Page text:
Three newly empowered Democratic House committee chairmen, alarmed by statements over the weekend by Trump about planned testimony before Congress by his former lawyer, Michael Cohen, cautioned that any effort to discourage or influence a witness’s testimony could be construed as a crime.

Trump mocked Amazon CEO Jeff Bezos over his recently-revealed affair while praising the National Enquirer and slamming the newspaper owned by Bezos’ company.

The president used Native American stereotypes to mock Massachusetts Democratic Sen. Elizabeth Warren’s weeks-old announcement that she will run for president in 2020.

The federal government should do more to reduce the high number of women who die during childbirth, according to U.S. Sen. Kirsten Gillibrand, who is moving toward a 2020 presidential run.

Gov. Andrew Cuomo will announce today that Nassau County Democratic Chair Jay Jacobs will replace Buffalo Mayor Byron Brown as head of the state Democratic Party – a post Jacobs held previously when David Paterson was governor.

The New York Immigration Coalition is set to launch a million-dollar campaign pushing the state to allow undocumented immigrants to obtain driver’s licenses.

Democratic leaders of the state Assembly and Senate are set to approve a passel of bills to increase voter participation and tighten campaign-finance laws. But there’s still a push to go further on some issues, including the creation of a public-matching system to finance campaigns.

Legislation amending the state’s sexual assault statutes and creating a window for victims to seek justice through civil litigation will be “easy” to pass this legislative session, according to Cuomo, who intends to include the measure in his executive budget.

Cuomo also said that his 2019 executive budget will include a ban on single-use plastic bags and expansion of the 5-cent redemption on most non-alcoholic drink containers.

Cuomo did not provide a copy of the bill he plans to introduce, but it is likely to follow similar language to the one he proposed last year, which banned the use of plastic bags at grocery stores with certain exceptions, such as bags used for produce or ones for home-delivered newspapers.

The Bottle Bill expansion will include some exceptions for bottles containing dairy milk, milk substitutes, infant formula, syrups and flavorings, medical prescriptions and dietary supplements. The governor will direct the DEC to conduct a study on how the law might include wine and liquor bottles.

The Cuomo administration declined to say when either the plastic bag ban or the new bottle bill expansion would take effect, and also declined to say if the bottle bill expansion would be a revenue-raiser for the state via money from the containers that consumers won’t bother to return to get back their nickels.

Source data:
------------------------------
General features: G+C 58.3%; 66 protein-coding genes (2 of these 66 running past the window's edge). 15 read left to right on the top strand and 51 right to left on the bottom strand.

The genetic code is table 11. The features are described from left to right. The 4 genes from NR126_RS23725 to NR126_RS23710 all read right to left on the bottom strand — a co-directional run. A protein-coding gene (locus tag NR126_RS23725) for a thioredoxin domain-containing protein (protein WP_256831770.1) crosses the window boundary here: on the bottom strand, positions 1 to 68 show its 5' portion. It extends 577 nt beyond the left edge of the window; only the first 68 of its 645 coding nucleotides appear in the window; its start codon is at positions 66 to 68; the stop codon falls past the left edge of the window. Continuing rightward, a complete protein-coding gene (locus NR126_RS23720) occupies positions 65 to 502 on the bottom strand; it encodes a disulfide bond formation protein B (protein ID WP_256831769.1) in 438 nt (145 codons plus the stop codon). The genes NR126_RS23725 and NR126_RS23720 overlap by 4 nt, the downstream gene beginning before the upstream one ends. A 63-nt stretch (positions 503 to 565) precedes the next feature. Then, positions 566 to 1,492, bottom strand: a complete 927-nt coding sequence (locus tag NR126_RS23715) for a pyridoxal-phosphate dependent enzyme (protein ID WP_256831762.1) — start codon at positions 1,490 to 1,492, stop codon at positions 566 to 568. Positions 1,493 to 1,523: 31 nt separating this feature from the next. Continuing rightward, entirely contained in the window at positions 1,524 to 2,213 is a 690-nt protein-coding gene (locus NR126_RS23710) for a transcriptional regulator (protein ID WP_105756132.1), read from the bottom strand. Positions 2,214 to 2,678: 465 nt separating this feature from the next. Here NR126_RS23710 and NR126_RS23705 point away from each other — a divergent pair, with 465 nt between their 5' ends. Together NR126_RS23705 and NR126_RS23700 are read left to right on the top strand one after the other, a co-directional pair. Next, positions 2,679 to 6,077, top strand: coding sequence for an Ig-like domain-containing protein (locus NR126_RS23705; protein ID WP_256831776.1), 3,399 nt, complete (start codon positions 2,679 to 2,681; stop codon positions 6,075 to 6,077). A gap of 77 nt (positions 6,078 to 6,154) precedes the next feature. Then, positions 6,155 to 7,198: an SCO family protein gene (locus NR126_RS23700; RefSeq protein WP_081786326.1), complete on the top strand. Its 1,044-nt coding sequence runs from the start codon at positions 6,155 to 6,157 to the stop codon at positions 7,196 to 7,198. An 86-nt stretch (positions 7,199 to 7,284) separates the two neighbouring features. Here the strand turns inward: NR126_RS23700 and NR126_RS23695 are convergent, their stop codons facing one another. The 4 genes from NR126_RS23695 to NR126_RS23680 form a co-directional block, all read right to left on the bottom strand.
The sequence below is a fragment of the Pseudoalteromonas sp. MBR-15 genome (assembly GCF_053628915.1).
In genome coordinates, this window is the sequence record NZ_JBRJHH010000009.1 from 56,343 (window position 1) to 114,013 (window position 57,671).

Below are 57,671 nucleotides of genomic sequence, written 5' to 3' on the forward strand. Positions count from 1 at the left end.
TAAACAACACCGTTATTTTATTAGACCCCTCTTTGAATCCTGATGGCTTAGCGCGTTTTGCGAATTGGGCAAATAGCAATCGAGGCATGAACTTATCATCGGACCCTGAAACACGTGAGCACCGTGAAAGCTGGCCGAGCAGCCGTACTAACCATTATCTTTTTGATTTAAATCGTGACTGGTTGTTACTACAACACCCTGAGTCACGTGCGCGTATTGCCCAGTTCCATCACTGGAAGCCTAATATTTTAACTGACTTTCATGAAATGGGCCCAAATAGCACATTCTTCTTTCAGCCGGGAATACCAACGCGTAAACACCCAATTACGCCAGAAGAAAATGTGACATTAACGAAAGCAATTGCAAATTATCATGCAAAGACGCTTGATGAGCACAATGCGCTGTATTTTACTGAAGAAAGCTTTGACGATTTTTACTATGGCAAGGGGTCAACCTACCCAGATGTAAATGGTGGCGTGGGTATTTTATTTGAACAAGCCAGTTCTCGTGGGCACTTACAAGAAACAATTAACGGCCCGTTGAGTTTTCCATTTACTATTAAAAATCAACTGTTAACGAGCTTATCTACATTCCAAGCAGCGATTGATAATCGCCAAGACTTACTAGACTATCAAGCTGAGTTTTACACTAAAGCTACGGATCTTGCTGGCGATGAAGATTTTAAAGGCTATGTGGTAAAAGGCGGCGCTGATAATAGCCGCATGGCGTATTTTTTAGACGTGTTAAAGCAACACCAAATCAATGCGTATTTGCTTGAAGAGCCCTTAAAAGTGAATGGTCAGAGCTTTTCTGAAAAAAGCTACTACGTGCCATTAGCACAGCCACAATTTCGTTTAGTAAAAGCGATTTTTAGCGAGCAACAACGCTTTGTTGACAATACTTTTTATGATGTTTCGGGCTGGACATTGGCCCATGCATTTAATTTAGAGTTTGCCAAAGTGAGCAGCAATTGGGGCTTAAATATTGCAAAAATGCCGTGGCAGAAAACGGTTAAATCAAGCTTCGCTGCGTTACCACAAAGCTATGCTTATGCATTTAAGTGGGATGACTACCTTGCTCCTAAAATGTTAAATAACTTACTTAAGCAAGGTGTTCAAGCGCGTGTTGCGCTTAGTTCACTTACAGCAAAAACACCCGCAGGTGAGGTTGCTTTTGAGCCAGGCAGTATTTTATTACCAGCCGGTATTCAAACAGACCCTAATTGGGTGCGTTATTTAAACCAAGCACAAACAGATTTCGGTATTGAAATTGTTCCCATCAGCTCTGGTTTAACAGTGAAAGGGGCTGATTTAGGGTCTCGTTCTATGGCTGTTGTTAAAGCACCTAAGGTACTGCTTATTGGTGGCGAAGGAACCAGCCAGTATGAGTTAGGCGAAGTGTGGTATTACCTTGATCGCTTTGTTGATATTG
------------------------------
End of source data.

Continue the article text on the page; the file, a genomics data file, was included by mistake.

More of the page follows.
Cuomo has upped the ante on fixing the city’s dysfunctional mass transit system, saying through a lengthy statement from his budget director, Robert Mujica, that it must be reorganized and that he should have total control.

More >

Katz Raises $1M For Queens DA Bid, Lancman $1.1M

Democratic Queens district attorney candidate Melinda Katz has raised just over $1 million in her bid for the office being vacated by incumbent Richard Brown.

The fundraising total for Katz, the current borough president, was raised over the last 12 months from 802 donors , her campaign said Sunday.

She raised $206,311 alone since the announcement that Brown would not seek another term on Wednesday.

“Even with likelihood of a June primary, Borough President Katz has the resources, the support, and the criminal justice reform agenda Queens residents want to see in their next District Attorney,” said Katz campaign spokesman Doug Forand.

Updated: Councilman Rory Lancman, who is also seeking the Democratic nomination, announced raising $1.1 million for the effort.

“Support and momentum are growing all across Queens, as people see that our campaign represents real reform of the criminal justice system — ending the New Jim Crow, where thousands of people of color a year are given criminal records for the rest of their lives for low-level offenses that shouldn’t be in the criminal justice system at all; prosecuting crimes against working people, women, immigrants, homeowners, and tenants; and holding law enforcement, including the police and our own office, to the highest standards of accountability,” he said in a statement.

The Weekend That Was

Law enforcement officials became so concerned by President Donald Trump’s behavior in the days after he fired FBI Director James Comey that they began investigating whether he had been working for Russia against U.S. interests.